On Thursday Yale New Haven Health System CEO Marna Borgstrom shared some good news.
As of Thursday there were 201 hospitalized Covid patients across the system, whereas in December, well into the second wave, the numbers were in the 430-440 range.
“This is pretty remarkable,” she said.
As of Thursday morning:
28 at Greenwich Hospital
95 at Yale New Haven Hospital
62 at Bridgeport Hospital
13 Lawrence + Memorial Hospital in New London
3 at Westerly Hospital
Borgstrom said there were also fewer patients in the ICU: 52 patients, down from 80 two weeks earlier. Of those, she said 31 were on ventilators.
Chief clinical officer Dr. Tom Balcezak said he could only speculate on the improved numbers.
“It’s probably a combination of those folks with natural immunity because they’ve been infected, and people who’ve been vaccinated, and others who are wearing masks and distancing,” he said. “It’s failing to find new individuals to infect.”
He explained that vaccination clinics were running well and, as of Wednesday night, 82,000 doses had been administered across the System. (52,000 people have had at least their first dose and 30,000 with their second dose).
Since they began vaccinating people over 65, demand has surged.
This week the System received 12,000 doses. In previous weeks they’d been receiving between 4,000 -5,000 doses a week.
“We are ready to do more,” he said. “We understand we’ll be getting an increased allocation from the fed.”
Balcezak said there was a priority in having equitable vaccine distribution, and they were making efforts that vaccines reach vulnerable residents in cities, minorities and those who have been underserved in healthcare.
Toward that end, they have hosted town halls with community organizations where they explain the efficacy of the vaccine, how it was tested, and why it was safe.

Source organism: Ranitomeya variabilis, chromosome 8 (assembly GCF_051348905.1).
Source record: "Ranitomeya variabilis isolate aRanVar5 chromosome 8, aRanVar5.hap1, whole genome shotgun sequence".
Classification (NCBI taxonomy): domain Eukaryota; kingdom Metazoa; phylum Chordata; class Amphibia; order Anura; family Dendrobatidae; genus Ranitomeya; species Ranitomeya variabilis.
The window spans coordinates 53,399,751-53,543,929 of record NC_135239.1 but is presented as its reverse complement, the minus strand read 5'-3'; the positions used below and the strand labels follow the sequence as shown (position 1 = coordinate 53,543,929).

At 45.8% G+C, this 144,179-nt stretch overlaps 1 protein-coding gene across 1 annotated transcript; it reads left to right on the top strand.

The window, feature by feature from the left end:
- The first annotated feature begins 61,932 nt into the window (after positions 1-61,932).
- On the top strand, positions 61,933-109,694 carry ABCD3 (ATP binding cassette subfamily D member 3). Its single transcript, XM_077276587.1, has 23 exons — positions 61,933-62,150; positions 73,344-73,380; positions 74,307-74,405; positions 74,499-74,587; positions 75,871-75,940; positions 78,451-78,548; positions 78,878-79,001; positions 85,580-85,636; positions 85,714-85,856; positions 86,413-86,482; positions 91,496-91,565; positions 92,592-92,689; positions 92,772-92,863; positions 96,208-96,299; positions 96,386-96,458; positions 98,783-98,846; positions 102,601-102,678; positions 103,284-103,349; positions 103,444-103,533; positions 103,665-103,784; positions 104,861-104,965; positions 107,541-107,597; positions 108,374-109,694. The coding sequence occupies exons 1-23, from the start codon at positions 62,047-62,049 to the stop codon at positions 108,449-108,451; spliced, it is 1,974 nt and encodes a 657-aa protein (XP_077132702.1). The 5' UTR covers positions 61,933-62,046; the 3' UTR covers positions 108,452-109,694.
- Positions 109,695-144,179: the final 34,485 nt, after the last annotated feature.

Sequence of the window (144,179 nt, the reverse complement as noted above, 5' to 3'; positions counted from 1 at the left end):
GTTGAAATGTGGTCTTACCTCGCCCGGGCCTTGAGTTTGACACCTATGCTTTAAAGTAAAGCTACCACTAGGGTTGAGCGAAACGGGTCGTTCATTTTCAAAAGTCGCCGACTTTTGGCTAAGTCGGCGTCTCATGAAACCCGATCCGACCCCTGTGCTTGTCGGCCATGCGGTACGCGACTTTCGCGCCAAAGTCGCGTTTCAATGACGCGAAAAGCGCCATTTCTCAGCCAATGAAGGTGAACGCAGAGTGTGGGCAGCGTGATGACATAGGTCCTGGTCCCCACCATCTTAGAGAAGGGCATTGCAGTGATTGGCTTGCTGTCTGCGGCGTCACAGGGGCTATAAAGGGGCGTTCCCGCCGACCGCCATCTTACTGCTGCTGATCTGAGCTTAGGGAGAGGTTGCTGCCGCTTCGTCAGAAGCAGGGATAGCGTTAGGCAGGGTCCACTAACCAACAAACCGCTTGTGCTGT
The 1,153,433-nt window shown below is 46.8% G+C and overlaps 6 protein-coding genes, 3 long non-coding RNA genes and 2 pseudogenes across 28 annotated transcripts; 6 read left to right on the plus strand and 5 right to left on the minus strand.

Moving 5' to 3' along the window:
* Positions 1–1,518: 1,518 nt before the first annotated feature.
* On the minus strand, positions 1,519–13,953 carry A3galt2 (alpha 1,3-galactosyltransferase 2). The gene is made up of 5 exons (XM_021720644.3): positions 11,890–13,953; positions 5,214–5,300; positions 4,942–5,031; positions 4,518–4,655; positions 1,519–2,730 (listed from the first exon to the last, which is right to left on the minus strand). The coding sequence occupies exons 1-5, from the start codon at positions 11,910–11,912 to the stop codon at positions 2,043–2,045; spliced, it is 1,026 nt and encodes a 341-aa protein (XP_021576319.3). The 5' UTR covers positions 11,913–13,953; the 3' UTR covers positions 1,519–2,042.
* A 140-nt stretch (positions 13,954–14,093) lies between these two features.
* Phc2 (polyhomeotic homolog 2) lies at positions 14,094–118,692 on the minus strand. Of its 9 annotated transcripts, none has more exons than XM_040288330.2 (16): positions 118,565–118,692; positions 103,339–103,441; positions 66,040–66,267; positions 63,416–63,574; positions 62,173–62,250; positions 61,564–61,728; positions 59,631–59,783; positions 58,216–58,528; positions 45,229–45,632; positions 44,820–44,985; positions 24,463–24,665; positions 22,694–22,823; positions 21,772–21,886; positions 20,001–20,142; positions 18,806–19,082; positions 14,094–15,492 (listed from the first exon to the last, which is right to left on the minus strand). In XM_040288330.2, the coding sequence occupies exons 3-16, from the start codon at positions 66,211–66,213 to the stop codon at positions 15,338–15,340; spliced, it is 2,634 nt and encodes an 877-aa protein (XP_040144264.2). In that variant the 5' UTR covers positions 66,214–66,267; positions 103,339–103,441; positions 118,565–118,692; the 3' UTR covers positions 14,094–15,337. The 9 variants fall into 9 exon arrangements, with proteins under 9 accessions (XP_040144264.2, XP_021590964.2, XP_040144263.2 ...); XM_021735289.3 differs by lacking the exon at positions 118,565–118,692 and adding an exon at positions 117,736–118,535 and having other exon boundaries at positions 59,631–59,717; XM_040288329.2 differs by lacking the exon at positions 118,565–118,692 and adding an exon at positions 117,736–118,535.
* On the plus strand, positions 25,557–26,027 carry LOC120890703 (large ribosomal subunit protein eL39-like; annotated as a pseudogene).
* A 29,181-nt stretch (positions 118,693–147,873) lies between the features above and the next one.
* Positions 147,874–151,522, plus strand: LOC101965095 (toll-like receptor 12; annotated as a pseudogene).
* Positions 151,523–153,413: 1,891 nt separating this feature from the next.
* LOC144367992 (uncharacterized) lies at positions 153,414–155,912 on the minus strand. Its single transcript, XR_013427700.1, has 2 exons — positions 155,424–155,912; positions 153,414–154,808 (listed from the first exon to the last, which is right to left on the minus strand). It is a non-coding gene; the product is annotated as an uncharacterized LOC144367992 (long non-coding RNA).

They also did a reverse 911 call this week to citizens in New Haven area alerting residents to a call center which they could call set up an appointment.
Still he said only about 40% of the health system’s Black employees have been vaccinated and 57% of Hispanic employees.
“This vaccine is safe and we need to get to the 80% mark to get to community immunity.”Dr. Tom Balcezak, Yale New Haven Health System chief clinical officer
They are also using sending nurses to people’s homes to vaccinate the homebound.
Beyond that, he said, “We have community healthcare workers pounding the pavement around Bridgeport, New Haven and New London going into locations to help people sign up. In first week of March we’ll start mobile vaccination sites! It’s a multi prong effort.”
About 70% of the system’s invited medical staff and employees – about 34,000 people – have been vaccinated.
“We’re leaving those invitations active. We’re still steering folks making appointments for their first vaccine. It’s a slower drip of numbers of individuals, but they’re still coming in. The minority population does trail our overall numbers.”
“Folks are wearing stickers to show they’ve been vaccinated. It’s a personal choice for individuals to make. We are not mandating it, but we think it’s in their best interest for them and their families and from the community perspective.”
Balcezak said most virologists anticipate the South African and UK (B117) variants to become dominant.
“All viruses are constantly changing and mutating,” he said, adding that they hoped to add more capacity to do sequencing.
“We have a way within our Covid testing lab to selectively sample individual specimens that appear to may have the signal for the variant,” he said, adding that they hope to add more capacity to do additional sequencing.
All that said, the system is not changing its focus.
“It should sharpen our focus on getting vaccinations out there more quickly and sharpen our focus on masking and social distancing,” Balcezak said, adding the new variants were no more serious, just more infectious and could possibly lead to a third wave if people become complacent.
“I don’t see anything in what I’ve read that the vaccines will not be efficacious (on the variants),” he added.
There are more than a dozen sites across the state where the health system offers vaccinations.
“Where we see more demand we’re sending more doses to those areas,” he said, adding that this week they were ramping up their site at University of Bridgeport.
Zero Flu Cases is Good News, Especially for Children
Balcezak said that as of last week the system had not seen any flu cases.
“Usually by this time of year we have hundreds of flu cases across the system….There will be fewer deaths in children who would have died of flu or RSV.”Dr. Tom Balcezak, Yale New Haven Health System chief clinical officer
Balecezak said, “It’s not as simple as double masking. We need to make sure people wear the masks appropriately and make sure they are tight fitting. Most medical grade masks are 3 layers of non woven materials. Those are the best.”